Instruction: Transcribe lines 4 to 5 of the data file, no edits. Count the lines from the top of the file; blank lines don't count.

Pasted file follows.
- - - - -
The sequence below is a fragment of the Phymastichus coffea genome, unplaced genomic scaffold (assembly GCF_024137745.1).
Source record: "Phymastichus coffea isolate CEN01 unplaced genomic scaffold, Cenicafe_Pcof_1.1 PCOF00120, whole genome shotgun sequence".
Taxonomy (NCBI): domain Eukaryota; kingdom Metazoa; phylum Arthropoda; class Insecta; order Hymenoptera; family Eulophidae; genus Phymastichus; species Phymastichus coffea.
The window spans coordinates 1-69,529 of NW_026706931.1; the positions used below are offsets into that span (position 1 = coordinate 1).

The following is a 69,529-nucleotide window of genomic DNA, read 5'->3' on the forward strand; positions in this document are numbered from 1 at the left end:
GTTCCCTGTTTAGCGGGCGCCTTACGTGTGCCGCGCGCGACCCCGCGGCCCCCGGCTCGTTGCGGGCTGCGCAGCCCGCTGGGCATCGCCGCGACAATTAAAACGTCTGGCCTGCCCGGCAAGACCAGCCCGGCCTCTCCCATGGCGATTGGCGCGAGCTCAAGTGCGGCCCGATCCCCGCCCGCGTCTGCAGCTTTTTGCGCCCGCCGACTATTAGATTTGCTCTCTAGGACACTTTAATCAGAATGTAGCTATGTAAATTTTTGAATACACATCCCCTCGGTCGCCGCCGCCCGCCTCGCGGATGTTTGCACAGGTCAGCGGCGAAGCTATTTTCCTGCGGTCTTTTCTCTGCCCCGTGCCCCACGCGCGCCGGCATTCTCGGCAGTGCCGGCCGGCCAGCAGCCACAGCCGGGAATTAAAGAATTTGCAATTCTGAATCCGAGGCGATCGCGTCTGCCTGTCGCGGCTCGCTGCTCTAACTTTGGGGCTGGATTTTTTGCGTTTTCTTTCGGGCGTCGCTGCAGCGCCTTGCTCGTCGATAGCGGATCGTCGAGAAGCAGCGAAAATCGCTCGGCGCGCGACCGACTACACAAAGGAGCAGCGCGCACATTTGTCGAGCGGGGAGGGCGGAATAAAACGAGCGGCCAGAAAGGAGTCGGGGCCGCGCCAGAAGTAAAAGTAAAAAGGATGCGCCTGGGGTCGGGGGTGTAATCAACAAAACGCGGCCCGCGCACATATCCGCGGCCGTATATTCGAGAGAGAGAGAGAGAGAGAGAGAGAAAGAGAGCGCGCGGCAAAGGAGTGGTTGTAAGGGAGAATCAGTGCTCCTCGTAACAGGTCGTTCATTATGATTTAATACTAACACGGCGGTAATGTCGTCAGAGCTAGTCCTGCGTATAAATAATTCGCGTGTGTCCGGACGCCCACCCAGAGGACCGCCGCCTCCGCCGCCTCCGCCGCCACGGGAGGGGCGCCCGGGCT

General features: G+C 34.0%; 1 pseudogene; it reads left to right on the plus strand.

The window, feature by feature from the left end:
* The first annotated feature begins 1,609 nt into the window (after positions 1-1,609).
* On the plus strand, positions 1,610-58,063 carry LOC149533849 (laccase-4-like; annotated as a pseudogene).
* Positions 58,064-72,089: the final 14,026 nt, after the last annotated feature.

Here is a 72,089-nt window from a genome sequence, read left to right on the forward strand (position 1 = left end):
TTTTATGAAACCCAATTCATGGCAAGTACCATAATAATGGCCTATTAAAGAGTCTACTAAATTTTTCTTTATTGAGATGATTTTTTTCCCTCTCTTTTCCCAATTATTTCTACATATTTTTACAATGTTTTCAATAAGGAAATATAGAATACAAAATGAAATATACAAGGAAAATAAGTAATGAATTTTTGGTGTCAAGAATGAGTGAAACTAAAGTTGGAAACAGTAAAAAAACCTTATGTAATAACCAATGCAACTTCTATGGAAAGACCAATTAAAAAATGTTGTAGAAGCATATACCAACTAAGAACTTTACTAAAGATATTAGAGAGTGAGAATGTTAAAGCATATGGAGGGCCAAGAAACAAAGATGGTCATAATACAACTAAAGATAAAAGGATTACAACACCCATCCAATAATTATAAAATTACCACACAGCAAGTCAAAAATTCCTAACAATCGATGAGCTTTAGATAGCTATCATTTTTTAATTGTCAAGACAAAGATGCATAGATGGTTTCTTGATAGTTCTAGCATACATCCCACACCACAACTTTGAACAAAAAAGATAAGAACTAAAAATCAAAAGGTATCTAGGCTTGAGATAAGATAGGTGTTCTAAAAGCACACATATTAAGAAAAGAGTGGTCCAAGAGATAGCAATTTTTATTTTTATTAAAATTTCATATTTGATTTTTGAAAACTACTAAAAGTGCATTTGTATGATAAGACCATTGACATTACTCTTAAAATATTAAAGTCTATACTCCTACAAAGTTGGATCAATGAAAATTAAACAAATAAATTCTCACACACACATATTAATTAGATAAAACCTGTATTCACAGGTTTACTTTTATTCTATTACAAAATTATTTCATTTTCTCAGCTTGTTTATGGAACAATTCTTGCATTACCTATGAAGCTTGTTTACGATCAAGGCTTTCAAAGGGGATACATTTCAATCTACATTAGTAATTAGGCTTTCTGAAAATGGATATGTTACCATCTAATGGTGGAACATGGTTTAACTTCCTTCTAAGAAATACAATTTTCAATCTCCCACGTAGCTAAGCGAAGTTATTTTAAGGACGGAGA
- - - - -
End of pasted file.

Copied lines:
The window spans coordinates 1-69,529 of NW_026706931.1; the positions used below are offsets into that span (position 1 = coordinate 1).

The following is a 69,529-nucleotide window of genomic DNA, read 5'->3' on the forward strand; positions in this document are numbered from 1 at the left end: